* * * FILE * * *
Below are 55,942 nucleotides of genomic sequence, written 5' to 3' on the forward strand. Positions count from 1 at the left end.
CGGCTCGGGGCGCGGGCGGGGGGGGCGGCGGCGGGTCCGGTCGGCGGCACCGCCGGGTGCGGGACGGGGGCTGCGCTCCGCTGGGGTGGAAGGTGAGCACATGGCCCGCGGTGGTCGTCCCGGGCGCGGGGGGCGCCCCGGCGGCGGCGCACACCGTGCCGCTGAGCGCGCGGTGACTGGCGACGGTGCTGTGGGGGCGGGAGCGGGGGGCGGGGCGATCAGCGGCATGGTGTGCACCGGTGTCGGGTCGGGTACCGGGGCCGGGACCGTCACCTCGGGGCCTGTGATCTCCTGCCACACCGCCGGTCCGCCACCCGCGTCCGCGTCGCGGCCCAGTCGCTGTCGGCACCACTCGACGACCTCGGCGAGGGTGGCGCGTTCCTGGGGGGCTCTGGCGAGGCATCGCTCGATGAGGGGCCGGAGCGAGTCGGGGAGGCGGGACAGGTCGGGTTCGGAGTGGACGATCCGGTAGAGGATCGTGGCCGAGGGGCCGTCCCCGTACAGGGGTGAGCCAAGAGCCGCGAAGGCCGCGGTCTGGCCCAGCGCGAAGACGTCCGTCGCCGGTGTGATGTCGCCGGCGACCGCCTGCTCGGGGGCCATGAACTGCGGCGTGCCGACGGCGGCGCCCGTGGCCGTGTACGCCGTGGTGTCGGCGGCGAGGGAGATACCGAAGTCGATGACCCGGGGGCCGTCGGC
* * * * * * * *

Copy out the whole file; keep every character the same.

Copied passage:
Below are 55,942 nucleotides of genomic sequence, written 5' to 3' on the forward strand. Positions count from 1 at the left end.
CGGCTCGGGGCGCGGGCGGGGGGGGCGGCGGCGGGTCCGGTCGGCGGCACCGCCGGGTGCGGGACGGGGGCTGCGCTCCGCTGGGGTGGAAGGTGAGCACATGGCCCGCGGTGGTCGTCCCGGGCGCGGGGGGCGCCCCGGCGGCGGCGCACACCGTGCCGCTGAGCGCGCGGTGACTGGCGACGGTGCTGTGGGGGCGGGAGCGGGGGGCGGGGCGATCAGCGGCATGGTGTGCACCGGTGTCGGGTCGGGTACCGGGGCCGGGACCGTCACCTCGGGGCCTGTGATCTCCTGCCACACCGCCGGTCCGCCACCCGCGTCCGCGTCGCGGCCCAGTCGCTGTCGGCACCACTCGACGACCTCGGCGAGGGTGGCGCGTTCCTGGGGGGCTCTGGCGAGGCATCGCTCGATGAGGGGCCGGAGCGAGTCGGGGAGGCGGGACAGGTCGGGTTCGGAGTGGACGATCCGGTAGAGGATCGTGGCCGAGGGGCCGTCCCCGTACAGGGGTGAGCCAAGAGCCGCGAAGGCCGCGGTCTGGCCCAGCGCGAAGACGTCCGTCGCCGGTGTGATGTCGCCGGCGACCGCCTGCTCGGGGGCCATGAACTGCGGCGTGCCGACGGCGGCGCCCGTGGCCGTGTACGCCGTGGTGTCGGCGGCGAGGGAGATACCGAAGTCGATGACCCGGGGGCCGTCGGC